Oh, how I wish I could've taken this photo at night, with all the neon aglow...
If you’re a fan of neon signage (as I am), North Beach has some of the most spectacular examples in San Francisco. Many of those examples, it turns out, are connected to strip joints. I wandered block after block of Broadway, attracted to glowing neon like a fluttering moth, only to find myself, as a solitary middle-aged man wandering the blue district at 11 PM, on the receiving end of the sales patter of every strip club barker in North Beach. One rather clever fellow fixated on the white collar of my shirt, saying his joint was running “white collar drink specials.” An hour earlier, when I’d been gritting my teeth against the wind near Fisherman’s Wharf, walking back to the cable car, a woman had mistaken me for a priest and asked me to pray for her.
I finished my evening stroll at City Lights Books, which remains open until midnight. I was their last customer. I browsed through a book of polemics on the state of jazz and picked up a copy of An Olaf Stapleton Reader, a collection of the great man’s essays, speeches, short fiction, and excerpts from his novels (published by one of my alma maters, Syracuse University Press). I debated taking the book next door to Café Vesuvio and seeing if they still had any coffee brewing, but I decided I was too tired (and I knew I had to get up early to support computer training the next morning). Even the most wonderful evenings out must eventually come to an end.
Enjoying the heck out of a cappuccino at the Caffe Trieste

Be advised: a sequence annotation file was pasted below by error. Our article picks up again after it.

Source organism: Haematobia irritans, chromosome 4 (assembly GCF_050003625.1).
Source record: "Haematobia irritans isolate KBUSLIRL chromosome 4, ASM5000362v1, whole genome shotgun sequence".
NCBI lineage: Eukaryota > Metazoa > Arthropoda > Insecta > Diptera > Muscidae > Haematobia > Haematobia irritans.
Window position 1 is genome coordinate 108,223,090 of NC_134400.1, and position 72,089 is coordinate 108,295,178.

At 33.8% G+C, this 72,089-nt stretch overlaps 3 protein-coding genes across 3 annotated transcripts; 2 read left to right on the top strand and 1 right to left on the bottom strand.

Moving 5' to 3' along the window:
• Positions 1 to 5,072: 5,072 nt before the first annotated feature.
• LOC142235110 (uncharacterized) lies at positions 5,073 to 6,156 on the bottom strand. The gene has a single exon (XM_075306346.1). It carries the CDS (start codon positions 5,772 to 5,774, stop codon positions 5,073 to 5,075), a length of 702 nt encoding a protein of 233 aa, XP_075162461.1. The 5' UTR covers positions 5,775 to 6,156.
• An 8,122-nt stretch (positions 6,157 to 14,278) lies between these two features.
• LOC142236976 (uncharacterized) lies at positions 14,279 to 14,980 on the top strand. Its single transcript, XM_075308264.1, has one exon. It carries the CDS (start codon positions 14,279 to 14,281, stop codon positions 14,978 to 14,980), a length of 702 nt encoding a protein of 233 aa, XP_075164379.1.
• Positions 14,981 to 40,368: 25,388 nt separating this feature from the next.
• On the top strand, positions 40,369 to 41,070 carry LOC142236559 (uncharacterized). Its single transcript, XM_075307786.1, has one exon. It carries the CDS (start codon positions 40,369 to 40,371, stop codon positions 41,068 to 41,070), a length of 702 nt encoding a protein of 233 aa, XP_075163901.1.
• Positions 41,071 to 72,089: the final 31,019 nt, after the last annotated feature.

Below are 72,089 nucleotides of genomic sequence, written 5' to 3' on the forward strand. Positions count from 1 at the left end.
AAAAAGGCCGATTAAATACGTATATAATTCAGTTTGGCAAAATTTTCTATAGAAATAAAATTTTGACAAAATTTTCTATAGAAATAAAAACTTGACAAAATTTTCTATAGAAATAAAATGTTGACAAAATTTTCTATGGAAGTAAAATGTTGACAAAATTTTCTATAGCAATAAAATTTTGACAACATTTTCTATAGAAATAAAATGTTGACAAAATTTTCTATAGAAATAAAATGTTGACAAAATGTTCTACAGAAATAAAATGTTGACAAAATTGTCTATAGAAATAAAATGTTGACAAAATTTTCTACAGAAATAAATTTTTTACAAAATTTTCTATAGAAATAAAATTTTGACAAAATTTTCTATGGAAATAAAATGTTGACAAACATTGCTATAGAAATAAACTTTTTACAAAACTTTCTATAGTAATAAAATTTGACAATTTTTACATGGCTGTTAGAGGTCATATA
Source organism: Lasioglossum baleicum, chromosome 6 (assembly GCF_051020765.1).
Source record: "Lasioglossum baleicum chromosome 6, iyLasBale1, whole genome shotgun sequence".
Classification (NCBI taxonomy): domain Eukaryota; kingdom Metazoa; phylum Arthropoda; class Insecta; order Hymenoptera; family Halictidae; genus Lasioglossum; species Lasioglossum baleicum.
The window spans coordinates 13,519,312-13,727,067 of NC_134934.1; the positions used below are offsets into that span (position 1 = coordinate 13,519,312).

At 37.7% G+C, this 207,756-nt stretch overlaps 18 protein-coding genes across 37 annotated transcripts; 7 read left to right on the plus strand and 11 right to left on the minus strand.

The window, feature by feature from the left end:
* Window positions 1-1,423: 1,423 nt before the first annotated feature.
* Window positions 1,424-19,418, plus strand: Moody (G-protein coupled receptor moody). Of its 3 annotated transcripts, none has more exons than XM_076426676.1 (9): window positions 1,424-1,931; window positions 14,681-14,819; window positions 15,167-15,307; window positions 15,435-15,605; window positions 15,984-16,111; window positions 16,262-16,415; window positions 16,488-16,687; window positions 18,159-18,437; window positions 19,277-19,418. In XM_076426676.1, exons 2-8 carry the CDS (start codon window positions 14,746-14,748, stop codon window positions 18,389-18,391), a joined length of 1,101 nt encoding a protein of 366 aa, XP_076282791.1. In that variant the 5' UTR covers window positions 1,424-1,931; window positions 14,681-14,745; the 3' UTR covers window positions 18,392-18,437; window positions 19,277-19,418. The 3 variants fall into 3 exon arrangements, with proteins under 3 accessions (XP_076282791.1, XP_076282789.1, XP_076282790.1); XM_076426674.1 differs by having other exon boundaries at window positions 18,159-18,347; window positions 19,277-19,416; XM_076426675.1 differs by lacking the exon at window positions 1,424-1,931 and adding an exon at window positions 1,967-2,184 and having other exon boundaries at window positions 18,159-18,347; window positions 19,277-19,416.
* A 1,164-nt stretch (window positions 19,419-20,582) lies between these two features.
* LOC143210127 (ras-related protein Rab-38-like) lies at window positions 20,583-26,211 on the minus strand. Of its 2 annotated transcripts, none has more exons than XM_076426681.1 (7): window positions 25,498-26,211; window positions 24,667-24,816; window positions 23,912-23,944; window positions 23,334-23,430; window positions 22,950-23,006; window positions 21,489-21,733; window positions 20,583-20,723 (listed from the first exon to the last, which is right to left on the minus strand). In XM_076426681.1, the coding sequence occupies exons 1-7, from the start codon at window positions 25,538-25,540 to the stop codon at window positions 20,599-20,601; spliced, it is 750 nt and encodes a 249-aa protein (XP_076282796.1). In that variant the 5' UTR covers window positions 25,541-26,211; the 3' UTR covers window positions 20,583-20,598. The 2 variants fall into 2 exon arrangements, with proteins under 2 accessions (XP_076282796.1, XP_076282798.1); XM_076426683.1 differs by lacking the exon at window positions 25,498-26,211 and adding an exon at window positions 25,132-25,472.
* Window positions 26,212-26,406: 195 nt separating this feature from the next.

My last morning in San Francisco, I woke up early to make sure I’d have time to have a leisurely coffee and light breakfast at Caffe Trieste, one of the older coffeehouses I’d seen during my nighttime wanderings through North Beach. Caffe Trieste’s North Beach location was established in 1956, and it claims to be the oldest espresso-serving coffeehouse on the West Coast. I didn’t order an espresso, but their cappuccino was first-rate, at least as good as any I’ve had in New Orleans or New York. I sat outside at one of the four small tables in front of the café’s windows and asked one of the three gentlemen sitting next to me to take my picture. Turned out the three fellows were all sanitation workers who work a route that includes North Beach, and they stop at Caffe Trieste most mornings. Great guys with great stories about maneuvering their sanitation truck through San Francisco’s tight, steep, winding streets. They don’t have an easy job, but they seem to like it well enough; one of them, Dave, has been doing it for almost twenty-five years, and the three of them know all the local characters in North Beach.
My sanitation buddies at the Caffe Trieste--Rick, Morris, and Dave
Here’s a short list of food and coffee spots in North Beach, Chinatown, and the Financial District which I patronized and can highly recommend.
Enjoy Vegetarian Restaurant
839 Kearney Street, San Francisco
(This unassuming little restaurant was only a block from my hotel and featured a gigantic vegetarian Chinese menu. I loved the food there so much that, after my dinner there on Monday night, I ate lunch there on Tuesday and Wednesday.)
590 Washington Street, San Francisco
(Located across the street from the Transamerica Pyramid, this little café is a great breakfast and lunch spot. Their coffee is very good and very inexpensive, with free refills, and their pastries are out-of-this-world good. Michael, the owner, moved to San Francisco from Italy as a teenager. Like me, he is a big fan of Italian writer Primo Levi.)
Caffe Trieste—North Beach
601 Vallejo Street, San Francisco